Rich Morin examines the challenges faced by U.S. veterans who have been injured while serving in the military, based off survey results from 1,835 male and female veterans.
One out of every ten veterans alive today was seriously injured at some point while serving in the military, and three-quarters of those injuries occurred in combat. For many of these 2.2 million wounded warriors, the physical and emotional consequences of their wounds have endured long after they left the military, according to a Pew Research Center survey of a nationally representative sample of 1,853 veterans conducted from July 18 to Sept. 4, 2011.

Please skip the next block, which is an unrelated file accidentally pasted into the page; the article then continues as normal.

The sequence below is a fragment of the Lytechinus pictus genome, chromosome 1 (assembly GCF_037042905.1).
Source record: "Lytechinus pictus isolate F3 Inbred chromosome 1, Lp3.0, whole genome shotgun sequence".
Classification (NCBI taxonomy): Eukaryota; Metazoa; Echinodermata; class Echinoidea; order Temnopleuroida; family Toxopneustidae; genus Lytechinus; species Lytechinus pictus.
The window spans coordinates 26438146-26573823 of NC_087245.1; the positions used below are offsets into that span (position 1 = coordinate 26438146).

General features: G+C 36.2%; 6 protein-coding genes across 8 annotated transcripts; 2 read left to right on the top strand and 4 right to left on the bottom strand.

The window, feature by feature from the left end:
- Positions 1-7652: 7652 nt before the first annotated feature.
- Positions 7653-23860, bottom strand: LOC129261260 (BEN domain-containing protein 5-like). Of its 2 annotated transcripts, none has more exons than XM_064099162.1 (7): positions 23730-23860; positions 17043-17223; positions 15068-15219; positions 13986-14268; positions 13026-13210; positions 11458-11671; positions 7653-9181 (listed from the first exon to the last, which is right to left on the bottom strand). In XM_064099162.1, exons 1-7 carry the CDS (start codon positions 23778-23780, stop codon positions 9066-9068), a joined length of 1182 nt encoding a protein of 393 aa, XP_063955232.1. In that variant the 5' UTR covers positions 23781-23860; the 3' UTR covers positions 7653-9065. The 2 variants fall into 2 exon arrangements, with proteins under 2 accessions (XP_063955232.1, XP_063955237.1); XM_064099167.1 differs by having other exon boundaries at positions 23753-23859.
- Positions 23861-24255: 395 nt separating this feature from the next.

Veterans who suffered major service-related injuries are more than twice as likely as their more fortunate comrades to say they had difficulties readjusting to civilian life. They are almost three times as likely as other veterans to report they have suffered from post-traumatic stress (PTS). And they are less likely in later life to be in overall good health or to hold full-time jobs.